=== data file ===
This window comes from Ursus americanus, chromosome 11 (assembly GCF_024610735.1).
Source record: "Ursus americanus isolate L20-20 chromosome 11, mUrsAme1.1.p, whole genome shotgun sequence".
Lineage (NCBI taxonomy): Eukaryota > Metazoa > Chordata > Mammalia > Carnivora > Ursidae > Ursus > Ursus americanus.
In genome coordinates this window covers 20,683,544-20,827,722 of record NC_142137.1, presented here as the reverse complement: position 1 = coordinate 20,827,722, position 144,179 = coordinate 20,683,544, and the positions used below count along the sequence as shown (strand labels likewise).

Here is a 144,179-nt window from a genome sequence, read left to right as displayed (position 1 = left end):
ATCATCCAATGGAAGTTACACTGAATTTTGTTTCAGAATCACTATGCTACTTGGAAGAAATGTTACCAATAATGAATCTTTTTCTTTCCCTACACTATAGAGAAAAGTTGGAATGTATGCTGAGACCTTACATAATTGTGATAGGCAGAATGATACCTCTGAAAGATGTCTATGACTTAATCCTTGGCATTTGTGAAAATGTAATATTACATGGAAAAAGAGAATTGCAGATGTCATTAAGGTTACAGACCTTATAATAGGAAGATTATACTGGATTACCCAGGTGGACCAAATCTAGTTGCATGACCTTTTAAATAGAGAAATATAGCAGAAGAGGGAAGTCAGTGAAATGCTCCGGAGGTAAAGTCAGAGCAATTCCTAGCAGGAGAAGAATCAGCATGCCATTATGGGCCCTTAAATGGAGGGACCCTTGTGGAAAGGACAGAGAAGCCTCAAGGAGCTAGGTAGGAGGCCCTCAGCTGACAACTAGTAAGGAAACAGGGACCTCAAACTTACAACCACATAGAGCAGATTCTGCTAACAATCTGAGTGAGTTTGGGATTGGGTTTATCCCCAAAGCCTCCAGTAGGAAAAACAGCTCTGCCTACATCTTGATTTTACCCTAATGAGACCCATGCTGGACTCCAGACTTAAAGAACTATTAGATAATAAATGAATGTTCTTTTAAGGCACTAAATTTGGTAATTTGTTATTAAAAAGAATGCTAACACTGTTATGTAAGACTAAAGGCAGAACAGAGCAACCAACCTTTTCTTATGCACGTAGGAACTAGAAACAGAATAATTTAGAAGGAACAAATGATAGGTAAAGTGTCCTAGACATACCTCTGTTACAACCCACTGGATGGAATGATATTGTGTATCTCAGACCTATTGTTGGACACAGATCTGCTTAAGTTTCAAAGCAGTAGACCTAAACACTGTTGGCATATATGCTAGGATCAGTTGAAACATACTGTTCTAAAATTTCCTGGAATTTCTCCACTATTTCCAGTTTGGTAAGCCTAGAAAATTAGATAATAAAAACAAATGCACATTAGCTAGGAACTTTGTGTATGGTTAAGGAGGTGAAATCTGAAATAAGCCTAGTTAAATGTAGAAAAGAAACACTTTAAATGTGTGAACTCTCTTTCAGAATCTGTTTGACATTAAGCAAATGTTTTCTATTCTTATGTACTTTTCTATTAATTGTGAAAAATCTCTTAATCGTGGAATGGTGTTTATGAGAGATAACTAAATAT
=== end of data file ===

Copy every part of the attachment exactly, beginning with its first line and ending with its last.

This window comes from Ursus americanus, chromosome 11 (assembly GCF_024610735.1).
Source record: "Ursus americanus isolate L20-20 chromosome 11, mUrsAme1.1.p, whole genome shotgun sequence".
Lineage (NCBI taxonomy): Eukaryota > Metazoa > Chordata > Mammalia > Carnivora > Ursidae > Ursus > Ursus americanus.
In genome coordinates this window covers 20,683,544-20,827,722 of record NC_142137.1, presented here as the reverse complement: position 1 = coordinate 20,827,722, position 144,179 = coordinate 20,683,544, and the positions used below count along the sequence as shown (strand labels likewise).

Here is a 144,179-nt window from a genome sequence, read left to right as displayed (position 1 = left end):
ATCATCCAATGGAAGTTACACTGAATTTTGTTTCAGAATCACTATGCTACTTGGAAGAAATGTTACCAATAATGAATCTTTTTCTTTCCCTACACTATAGAGAAAAGTTGGAATGTATGCTGAGACCTTACATAATTGTGATAGGCAGAATGATACCTCTGAAAGATGTCTATGACTTAATCCTTGGCATTTGTGAAAATGTAATATTACATGGAAAAAGAGAATTGCAGATGTCATTAAGGTTACAGACCTTATAATAGGAAGATTATACTGGATTACCCAGGTGGACCAAATCTAGTTGCATGACCTTTTAAATAGAGAAATATAGCAGAAGAGGGAAGTCAGTGAAATGCTCCGGAGGTAAAGTCAGAGCAATTCCTAGCAGGAGAAGAATCAGCATGCCATTATGGGCCCTTAAATGGAGGGACCCTTGTGGAAAGGACAGAGAAGCCTCAAGGAGCTAGGTAGGAGGCCCTCAGCTGACAACTAGTAAGGAAACAGGGACCTCAAACTTACAACCACATAGAGCAGATTCTGCTAACAATCTGAGTGAGTTTGGGATTGGGTTTATCCCCAAAGCCTCCAGTAGGAAAAACAGCTCTGCCTACATCTTGATTTTACCCTAATGAGACCCATGCTGGACTCCAGACTTAAAGAACTATTAGATAATAAATGAATGTTCTTTTAAGGCACTAAATTTGGTAATTTGTTATTAAAAAGAATGCTAACACTGTTATGTAAGACTAAAGGCAGAACAGAGCAACCAACCTTTTCTTATGCACGTAGGAACTAGAAACAGAATAATTTAGAAGGAACAAATGATAGGTAAAGTGTCCTAGACATACCTCTGTTACAACCCACTGGATGGAATGATATTGTGTATCTCAGACCTATTGTTGGACACAGATCTGCTTAAGTTTCAAAGCAGTAGACCTAAACACTGTTGGCATATATGCTAGGATCAGTTGAAACATACTGTTCTAAAATTTCCTGGAATTTCTCCACTATTTCCAGTTTGGTAAGCCTAGAAAATTAGATAATAAAAACAAATGCACATTAGCTAGGAACTTTGTGTATGGTTAAGGAGGTGAAATCTGAAATAAGCCTAGTTAAATGTAGAAAAGAAACACTTTAAATGTGTGAACTCTCTTTCAGAATCTGTTTGACATTAAGCAAATGTTTTCTATTCTTATGTACTTTTCTATTAATTGTGAAAAATCTCTTAATCGTGGAATGGTGTTTATGAGAGATAACTAAATAT